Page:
Furthermore, the decals, as Tom Solinski pointed out in his review of the OAW release, the lozenge decals and rib tapes have an odd, almost smoke-tinted carrier film. It would normally mean many hours of tedious trimming, but Fokker-built D.VIIs had rib tapes cut from lozenge, so the kit tapes (pink and blue) are unuseable anyway. It’s probably academic, but you wouldn’t have enough tapes to cover both kits in one colour, even if Fokker used pink or blue. Along with this, you only get one set of stencil data for four colour lozenge, and one for five colour, making aftermarket just that much trickier.

Worse still are the wing crosses. Three of the four kit schemes use the same wing crosses, but Eduard only include one set of this type. They include a wide range of styles for the various fuselage and tail crosses, but only one set of late wing crosses. So if you’re expecting this release to be a good way to build two of the options in the first Fokker release, think again. It’s still an economical way to add some Fokkers to your stash, if you plan to use aftermarket decals, though. Oh, and to top it all off, there are decals to depict the laminated props (nice touch), but only enough to do one of them. Ditto the instrument decals.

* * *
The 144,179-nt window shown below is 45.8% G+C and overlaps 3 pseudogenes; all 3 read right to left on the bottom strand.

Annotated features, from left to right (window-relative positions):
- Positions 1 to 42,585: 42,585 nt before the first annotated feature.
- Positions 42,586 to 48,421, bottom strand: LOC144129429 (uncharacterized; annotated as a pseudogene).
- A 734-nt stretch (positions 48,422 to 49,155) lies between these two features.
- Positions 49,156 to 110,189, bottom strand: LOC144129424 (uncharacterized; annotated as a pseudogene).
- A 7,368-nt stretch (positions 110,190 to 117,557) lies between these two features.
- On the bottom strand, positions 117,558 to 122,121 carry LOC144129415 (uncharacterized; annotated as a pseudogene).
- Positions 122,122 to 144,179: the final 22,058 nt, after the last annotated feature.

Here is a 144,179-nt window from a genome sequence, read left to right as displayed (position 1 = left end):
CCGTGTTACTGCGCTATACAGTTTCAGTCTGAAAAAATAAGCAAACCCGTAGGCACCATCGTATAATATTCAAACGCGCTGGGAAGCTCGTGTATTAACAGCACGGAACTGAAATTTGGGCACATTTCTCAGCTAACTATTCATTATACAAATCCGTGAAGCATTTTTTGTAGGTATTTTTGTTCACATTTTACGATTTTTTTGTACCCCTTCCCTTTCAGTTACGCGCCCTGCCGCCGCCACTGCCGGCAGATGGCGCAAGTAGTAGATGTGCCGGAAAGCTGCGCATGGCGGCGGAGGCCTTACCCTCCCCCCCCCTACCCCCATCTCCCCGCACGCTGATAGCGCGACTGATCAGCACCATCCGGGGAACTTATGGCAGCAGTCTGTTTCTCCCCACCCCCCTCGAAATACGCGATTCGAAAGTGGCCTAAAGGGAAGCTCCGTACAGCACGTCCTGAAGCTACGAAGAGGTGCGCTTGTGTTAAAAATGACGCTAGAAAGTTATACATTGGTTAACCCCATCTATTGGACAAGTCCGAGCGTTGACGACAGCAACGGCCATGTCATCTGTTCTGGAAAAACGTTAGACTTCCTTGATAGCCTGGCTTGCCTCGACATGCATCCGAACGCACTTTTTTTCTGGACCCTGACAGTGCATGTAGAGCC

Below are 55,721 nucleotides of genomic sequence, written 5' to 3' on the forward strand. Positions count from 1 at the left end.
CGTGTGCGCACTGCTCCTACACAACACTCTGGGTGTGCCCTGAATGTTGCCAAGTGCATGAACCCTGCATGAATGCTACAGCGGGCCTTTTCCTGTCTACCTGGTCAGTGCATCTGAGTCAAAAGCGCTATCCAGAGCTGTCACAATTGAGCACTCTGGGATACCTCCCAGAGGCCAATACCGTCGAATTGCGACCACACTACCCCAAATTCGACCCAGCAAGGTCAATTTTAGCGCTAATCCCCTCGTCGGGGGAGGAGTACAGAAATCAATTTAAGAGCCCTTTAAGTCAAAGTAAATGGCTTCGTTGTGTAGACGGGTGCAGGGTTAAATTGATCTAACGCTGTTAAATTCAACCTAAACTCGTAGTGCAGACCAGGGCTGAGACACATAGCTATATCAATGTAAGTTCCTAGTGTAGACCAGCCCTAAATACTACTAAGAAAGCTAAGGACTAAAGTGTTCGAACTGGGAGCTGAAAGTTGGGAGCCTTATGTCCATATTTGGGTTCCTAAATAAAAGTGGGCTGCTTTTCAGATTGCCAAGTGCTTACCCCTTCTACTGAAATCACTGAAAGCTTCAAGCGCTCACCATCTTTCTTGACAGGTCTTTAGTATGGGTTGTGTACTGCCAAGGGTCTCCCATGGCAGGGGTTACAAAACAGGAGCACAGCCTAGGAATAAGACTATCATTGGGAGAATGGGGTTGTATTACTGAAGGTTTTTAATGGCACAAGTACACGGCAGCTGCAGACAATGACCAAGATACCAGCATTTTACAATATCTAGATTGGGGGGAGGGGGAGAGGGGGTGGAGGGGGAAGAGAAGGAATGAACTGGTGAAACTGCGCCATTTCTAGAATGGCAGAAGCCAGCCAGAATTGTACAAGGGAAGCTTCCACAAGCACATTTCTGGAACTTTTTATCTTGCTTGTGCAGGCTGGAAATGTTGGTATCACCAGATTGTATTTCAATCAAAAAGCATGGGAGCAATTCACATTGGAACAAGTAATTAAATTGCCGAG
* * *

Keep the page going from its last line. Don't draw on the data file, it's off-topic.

For what it’s worth, the kit’s subjects can be seen on Eduard’s web site. OOB, you are stuck doing Willi Gabriel’s aircraft, and either Greven’s blue machine, or that of an unknown pilot from Jasta 2. If you do Paul Aue’s aircraft, you won’t have the lozenge to do Gabriel’s, and won’t have the wing crosses for Greven’s or the unknown pilots.

Conclusion:

Don’t get me wrong, I like the kit. I like it a lot, and I can’t wait to get started building. There are a few niggling little issues here and there that only the most pedantic modelers will care about. I just wish they had thought a little more about the decals. The main decal sheet is identical to the one seen in the original Fokker release. Literally – it’s even got the same product number. I’m not really surprised about the rib tapes, or lozenge. I pretty much expected it. I could live with the prop decals and instrument dials. But to only include one set of wing crosses, which three of the four subjects use, is pretty bad. Even just throwing in a small addendum sheet with extra crosses, would have shown a little forethought. It’s so close to perfection, yet maddeningly far away. It’s still a great kit, and a great bargain, just beware that you will NEED aftermarket decals. Although to be fair, I’ve used Roden decals, and you NEED aftermarket replacements for their kits too.